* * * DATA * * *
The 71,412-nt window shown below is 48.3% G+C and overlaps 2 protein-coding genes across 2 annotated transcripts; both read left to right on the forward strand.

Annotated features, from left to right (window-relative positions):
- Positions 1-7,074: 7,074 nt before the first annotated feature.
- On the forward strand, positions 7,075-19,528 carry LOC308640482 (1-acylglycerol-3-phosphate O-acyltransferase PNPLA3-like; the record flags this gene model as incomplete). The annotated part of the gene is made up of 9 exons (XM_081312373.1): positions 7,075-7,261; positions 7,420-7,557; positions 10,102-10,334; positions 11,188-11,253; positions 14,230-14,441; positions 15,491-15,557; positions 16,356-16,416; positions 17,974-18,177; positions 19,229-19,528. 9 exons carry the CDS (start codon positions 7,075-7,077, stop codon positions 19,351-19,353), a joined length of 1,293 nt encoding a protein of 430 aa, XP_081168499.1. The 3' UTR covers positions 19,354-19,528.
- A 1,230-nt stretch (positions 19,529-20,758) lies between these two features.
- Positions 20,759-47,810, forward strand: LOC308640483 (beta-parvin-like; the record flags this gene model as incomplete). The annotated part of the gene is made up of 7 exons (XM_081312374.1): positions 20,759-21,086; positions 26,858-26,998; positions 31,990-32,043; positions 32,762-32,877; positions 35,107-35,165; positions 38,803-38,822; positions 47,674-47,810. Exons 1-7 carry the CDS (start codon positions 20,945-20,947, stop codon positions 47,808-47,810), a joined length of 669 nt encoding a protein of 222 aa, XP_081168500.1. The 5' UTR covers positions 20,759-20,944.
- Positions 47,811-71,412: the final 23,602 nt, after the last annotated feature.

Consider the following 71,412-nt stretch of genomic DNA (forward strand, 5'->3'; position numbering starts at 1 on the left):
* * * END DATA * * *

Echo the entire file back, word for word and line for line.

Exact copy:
The 71,412-nt window shown below is 48.3% G+C and overlaps 2 protein-coding genes across 2 annotated transcripts; both read left to right on the forward strand.

Annotated features, from left to right (window-relative positions):
- Positions 1-7,074: 7,074 nt before the first annotated feature.
- On the forward strand, positions 7,075-19,528 carry LOC308640482 (1-acylglycerol-3-phosphate O-acyltransferase PNPLA3-like; the record flags this gene model as incomplete). The annotated part of the gene is made up of 9 exons (XM_081312373.1): positions 7,075-7,261; positions 7,420-7,557; positions 10,102-10,334; positions 11,188-11,253; positions 14,230-14,441; positions 15,491-15,557; positions 16,356-16,416; positions 17,974-18,177; positions 19,229-19,528. 9 exons carry the CDS (start codon positions 7,075-7,077, stop codon positions 19,351-19,353), a joined length of 1,293 nt encoding a protein of 430 aa, XP_081168499.1. The 3' UTR covers positions 19,354-19,528.
- A 1,230-nt stretch (positions 19,529-20,758) lies between these two features.
- Positions 20,759-47,810, forward strand: LOC308640483 (beta-parvin-like; the record flags this gene model as incomplete). The annotated part of the gene is made up of 7 exons (XM_081312374.1): positions 20,759-21,086; positions 26,858-26,998; positions 31,990-32,043; positions 32,762-32,877; positions 35,107-35,165; positions 38,803-38,822; positions 47,674-47,810. Exons 1-7 carry the CDS (start codon positions 20,945-20,947, stop codon positions 47,808-47,810), a joined length of 669 nt encoding a protein of 222 aa, XP_081168500.1. The 5' UTR covers positions 20,759-20,944.
- Positions 47,811-71,412: the final 23,602 nt, after the last annotated feature.

Consider the following 71,412-nt stretch of genomic DNA (forward strand, 5'->3'; position numbering starts at 1 on the left):